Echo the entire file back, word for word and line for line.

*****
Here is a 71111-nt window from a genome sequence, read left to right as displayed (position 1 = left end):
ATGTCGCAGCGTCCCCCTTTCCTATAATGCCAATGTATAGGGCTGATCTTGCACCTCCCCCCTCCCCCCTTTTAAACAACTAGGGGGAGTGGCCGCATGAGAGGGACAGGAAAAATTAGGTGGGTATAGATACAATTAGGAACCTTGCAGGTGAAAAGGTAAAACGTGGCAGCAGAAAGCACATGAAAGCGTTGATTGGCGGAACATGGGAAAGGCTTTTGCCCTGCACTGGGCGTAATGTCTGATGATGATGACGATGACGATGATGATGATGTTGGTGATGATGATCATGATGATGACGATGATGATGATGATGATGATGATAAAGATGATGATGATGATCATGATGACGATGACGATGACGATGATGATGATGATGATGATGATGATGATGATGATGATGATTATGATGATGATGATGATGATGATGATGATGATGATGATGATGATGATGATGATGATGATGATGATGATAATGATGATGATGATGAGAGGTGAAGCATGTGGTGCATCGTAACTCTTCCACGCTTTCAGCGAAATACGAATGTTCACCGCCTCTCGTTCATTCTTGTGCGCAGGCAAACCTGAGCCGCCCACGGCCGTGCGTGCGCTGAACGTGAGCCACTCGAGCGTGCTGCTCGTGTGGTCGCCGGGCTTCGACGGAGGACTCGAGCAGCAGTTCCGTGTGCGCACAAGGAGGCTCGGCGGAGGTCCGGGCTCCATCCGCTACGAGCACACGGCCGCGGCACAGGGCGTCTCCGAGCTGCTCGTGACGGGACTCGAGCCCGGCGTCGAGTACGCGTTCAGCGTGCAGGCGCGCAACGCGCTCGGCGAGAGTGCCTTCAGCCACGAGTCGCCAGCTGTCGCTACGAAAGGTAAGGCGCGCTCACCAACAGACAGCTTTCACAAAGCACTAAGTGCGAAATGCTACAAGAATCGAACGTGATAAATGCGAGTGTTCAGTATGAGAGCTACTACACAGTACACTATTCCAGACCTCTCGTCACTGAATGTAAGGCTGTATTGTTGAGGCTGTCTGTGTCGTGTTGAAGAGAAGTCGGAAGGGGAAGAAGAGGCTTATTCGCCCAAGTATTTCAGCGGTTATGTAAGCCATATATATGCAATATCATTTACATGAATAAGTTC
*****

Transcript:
Here is a 71111-nt window from a genome sequence, read left to right as displayed (position 1 = left end):
ATGTCGCAGCGTCCCCCTTTCCTATAATGCCAATGTATAGGGCTGATCTTGCACCTCCCCCCTCCCCCCTTTTAAACAACTAGGGGGAGTGGCCGCATGAGAGGGACAGGAAAAATTAGGTGGGTATAGATACAATTAGGAACCTTGCAGGTGAAAAGGTAAAACGTGGCAGCAGAAAGCACATGAAAGCGTTGATTGGCGGAACATGGGAAAGGCTTTTGCCCTGCACTGGGCGTAATGTCTGATGATGATGACGATGACGATGATGATGATGTTGGTGATGATGATCATGATGATGACGATGATGATGATGATGATGATGATAAAGATGATGATGATGATCATGATGACGATGACGATGACGATGATGATGATGATGATGATGATGATGATGATGATGATGATTATGATGATGATGATGATGATGATGATGATGATGATGATGATGATGATGATGATGATGATGATGATGATAATGATGATGATGATGAGAGGTGAAGCATGTGGTGCATCGTAACTCTTCCACGCTTTCAGCGAAATACGAATGTTCACCGCCTCTCGTTCATTCTTGTGCGCAGGCAAACCTGAGCCGCCCACGGCCGTGCGTGCGCTGAACGTGAGCCACTCGAGCGTGCTGCTCGTGTGGTCGCCGGGCTTCGACGGAGGACTCGAGCAGCAGTTCCGTGTGCGCACAAGGAGGCTCGGCGGAGGTCCGGGCTCCATCCGCTACGAGCACACGGCCGCGGCACAGGGCGTCTCCGAGCTGCTCGTGACGGGACTCGAGCCCGGCGTCGAGTACGCGTTCAGCGTGCAGGCGCGCAACGCGCTCGGCGAGAGTGCCTTCAGCCACGAGTCGCCAGCTGTCGCTACGAAAGGTAAGGCGCGCTCACCAACAGACAGCTTTCACAAAGCACTAAGTGCGAAATGCTACAAGAATCGAACGTGATAAATGCGAGTGTTCAGTATGAGAGCTACTACACAGTACACTATTCCAGACCTCTCGTCACTGAATGTAAGGCTGTATTGTTGAGGCTGTCTGTGTCGTGTTGAAGAGAAGTCGGAAGGGGAAGAAGAGGCTTATTCGCCCAAGTATTTCAGCGGTTATGTAAGCCATATATATGCAATATCATTTACATGAATAAGTTC